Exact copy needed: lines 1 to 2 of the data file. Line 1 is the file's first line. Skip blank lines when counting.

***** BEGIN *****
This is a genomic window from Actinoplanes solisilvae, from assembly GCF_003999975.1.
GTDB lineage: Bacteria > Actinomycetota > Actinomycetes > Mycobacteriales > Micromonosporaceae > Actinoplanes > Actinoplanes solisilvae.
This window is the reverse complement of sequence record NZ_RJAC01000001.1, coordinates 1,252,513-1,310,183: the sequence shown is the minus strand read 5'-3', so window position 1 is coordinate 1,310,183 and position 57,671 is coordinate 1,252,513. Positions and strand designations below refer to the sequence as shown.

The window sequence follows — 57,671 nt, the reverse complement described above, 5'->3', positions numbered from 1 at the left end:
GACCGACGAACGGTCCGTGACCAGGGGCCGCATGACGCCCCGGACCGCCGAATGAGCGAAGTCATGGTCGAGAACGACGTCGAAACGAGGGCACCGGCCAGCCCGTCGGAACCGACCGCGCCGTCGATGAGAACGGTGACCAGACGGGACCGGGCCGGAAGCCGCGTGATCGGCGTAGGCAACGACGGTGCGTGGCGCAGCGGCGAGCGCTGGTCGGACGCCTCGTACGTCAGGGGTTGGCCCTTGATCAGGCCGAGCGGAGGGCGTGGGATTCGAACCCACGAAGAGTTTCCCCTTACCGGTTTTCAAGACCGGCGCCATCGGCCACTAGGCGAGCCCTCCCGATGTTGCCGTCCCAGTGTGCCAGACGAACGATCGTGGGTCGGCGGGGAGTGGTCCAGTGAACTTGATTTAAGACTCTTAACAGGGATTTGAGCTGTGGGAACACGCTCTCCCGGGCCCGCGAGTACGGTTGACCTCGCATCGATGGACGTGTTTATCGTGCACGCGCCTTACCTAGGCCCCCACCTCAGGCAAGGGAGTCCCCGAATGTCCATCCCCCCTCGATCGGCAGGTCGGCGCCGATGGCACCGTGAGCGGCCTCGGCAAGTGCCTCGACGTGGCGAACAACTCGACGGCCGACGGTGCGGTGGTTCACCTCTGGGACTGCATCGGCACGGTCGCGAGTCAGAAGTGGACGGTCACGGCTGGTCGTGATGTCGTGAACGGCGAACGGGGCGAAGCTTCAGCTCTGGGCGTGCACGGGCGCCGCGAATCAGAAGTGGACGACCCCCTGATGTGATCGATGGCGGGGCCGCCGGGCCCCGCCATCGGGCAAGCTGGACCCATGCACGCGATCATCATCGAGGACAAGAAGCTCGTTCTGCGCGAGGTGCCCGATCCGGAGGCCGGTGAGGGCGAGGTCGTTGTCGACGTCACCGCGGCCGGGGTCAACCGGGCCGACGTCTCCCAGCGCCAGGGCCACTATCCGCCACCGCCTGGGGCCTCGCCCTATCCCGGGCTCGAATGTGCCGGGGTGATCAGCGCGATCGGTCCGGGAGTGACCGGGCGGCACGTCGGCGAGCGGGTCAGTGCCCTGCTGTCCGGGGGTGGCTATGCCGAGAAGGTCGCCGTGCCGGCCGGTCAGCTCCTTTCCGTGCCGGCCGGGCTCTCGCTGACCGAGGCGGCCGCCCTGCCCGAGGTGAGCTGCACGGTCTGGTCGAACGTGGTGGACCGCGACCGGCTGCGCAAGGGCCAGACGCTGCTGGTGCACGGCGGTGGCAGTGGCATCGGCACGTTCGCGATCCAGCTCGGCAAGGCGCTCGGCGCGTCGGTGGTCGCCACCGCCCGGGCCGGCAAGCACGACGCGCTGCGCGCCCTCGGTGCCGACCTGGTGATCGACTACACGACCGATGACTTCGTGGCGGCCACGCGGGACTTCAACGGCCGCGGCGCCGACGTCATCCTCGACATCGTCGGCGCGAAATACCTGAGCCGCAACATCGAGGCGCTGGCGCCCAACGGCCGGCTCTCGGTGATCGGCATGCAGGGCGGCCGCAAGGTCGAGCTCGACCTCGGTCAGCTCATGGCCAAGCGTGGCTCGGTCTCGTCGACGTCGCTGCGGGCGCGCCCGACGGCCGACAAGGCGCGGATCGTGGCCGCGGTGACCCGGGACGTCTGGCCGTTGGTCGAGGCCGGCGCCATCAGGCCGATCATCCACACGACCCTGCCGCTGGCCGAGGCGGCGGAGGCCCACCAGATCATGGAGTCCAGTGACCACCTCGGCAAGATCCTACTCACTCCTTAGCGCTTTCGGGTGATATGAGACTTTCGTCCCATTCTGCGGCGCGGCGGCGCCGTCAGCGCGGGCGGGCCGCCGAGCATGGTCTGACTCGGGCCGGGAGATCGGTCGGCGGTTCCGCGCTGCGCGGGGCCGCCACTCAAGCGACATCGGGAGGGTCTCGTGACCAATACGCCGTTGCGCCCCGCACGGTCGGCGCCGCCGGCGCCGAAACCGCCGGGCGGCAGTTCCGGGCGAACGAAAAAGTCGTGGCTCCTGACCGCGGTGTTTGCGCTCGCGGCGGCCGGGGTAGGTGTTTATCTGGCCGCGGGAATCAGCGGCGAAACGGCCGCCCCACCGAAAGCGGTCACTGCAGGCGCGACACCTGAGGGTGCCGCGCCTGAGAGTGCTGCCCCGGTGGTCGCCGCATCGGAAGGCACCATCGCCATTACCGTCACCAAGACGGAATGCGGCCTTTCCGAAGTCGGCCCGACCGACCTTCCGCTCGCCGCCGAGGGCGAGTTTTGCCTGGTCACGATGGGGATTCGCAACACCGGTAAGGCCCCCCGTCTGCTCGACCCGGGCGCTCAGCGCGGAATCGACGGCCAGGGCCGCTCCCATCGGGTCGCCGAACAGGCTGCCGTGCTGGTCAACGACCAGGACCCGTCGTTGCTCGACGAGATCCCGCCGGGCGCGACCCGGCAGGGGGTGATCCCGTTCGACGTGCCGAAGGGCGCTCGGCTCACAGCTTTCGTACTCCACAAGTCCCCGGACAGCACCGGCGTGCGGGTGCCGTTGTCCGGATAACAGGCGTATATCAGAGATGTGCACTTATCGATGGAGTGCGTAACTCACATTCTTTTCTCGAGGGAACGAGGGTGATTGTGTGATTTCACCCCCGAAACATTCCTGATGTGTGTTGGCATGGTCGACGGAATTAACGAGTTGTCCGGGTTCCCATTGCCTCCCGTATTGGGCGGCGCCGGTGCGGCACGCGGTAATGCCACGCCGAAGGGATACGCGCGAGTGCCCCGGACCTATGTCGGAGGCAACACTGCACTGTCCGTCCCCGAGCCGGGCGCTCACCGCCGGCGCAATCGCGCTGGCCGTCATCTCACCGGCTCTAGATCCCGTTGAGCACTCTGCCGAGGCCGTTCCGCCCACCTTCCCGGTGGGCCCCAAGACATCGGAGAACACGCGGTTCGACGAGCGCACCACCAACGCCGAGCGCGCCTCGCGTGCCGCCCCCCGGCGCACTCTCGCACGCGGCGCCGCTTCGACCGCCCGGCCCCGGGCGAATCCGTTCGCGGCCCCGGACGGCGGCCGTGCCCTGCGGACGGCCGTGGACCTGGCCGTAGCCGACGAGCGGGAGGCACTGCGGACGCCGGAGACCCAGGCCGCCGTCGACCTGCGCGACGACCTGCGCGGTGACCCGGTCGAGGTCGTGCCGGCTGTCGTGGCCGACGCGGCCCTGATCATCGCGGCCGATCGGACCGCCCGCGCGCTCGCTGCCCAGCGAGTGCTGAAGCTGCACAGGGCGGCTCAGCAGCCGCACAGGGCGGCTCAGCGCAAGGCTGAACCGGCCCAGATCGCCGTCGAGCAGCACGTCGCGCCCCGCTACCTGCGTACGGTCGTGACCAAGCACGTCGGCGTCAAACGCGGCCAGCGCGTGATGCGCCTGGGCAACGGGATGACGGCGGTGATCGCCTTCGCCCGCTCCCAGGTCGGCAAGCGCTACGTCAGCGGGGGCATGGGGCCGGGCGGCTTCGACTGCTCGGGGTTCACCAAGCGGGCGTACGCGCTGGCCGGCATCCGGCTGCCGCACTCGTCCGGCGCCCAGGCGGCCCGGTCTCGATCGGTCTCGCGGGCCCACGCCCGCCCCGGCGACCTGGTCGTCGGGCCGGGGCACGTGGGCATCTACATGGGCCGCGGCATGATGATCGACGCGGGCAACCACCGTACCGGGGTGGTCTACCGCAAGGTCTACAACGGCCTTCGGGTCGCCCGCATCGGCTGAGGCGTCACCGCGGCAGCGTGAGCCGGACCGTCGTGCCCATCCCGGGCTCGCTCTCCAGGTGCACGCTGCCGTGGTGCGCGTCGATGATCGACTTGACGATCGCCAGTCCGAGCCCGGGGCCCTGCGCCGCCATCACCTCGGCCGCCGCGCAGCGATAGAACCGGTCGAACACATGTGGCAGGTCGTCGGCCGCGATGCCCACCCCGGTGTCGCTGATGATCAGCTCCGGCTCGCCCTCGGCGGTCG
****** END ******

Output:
This is a genomic window from Actinoplanes solisilvae, from assembly GCF_003999975.1.
GTDB lineage: Bacteria > Actinomycetota > Actinomycetes > Mycobacteriales > Micromonosporaceae > Actinoplanes > Actinoplanes solisilvae.